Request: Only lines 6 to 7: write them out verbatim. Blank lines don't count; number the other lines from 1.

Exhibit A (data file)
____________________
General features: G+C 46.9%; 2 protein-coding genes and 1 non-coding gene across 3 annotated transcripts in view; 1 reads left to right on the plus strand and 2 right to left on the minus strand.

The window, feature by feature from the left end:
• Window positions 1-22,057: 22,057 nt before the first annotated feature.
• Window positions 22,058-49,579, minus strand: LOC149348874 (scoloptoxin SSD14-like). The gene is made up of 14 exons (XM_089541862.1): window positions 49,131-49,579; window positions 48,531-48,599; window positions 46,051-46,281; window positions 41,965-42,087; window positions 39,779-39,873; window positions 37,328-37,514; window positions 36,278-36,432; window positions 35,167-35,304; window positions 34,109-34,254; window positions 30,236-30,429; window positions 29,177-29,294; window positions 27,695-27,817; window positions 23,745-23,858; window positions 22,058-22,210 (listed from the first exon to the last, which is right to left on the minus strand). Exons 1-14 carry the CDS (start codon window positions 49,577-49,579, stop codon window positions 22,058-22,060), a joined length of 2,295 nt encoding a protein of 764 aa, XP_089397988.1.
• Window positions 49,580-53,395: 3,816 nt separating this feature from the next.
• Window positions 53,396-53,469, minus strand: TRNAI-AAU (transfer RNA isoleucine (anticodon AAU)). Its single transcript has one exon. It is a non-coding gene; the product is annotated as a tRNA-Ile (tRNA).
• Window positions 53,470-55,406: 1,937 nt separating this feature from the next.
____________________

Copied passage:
• Window positions 53,396-53,469, minus strand: TRNAI-AAU (transfer RNA isoleucine (anticodon AAU)). Its single transcript has one exon. It is a non-coding gene; the product is annotated as a tRNA-Ile (tRNA).
• Window positions 53,470-55,406: 1,937 nt separating this feature from the next.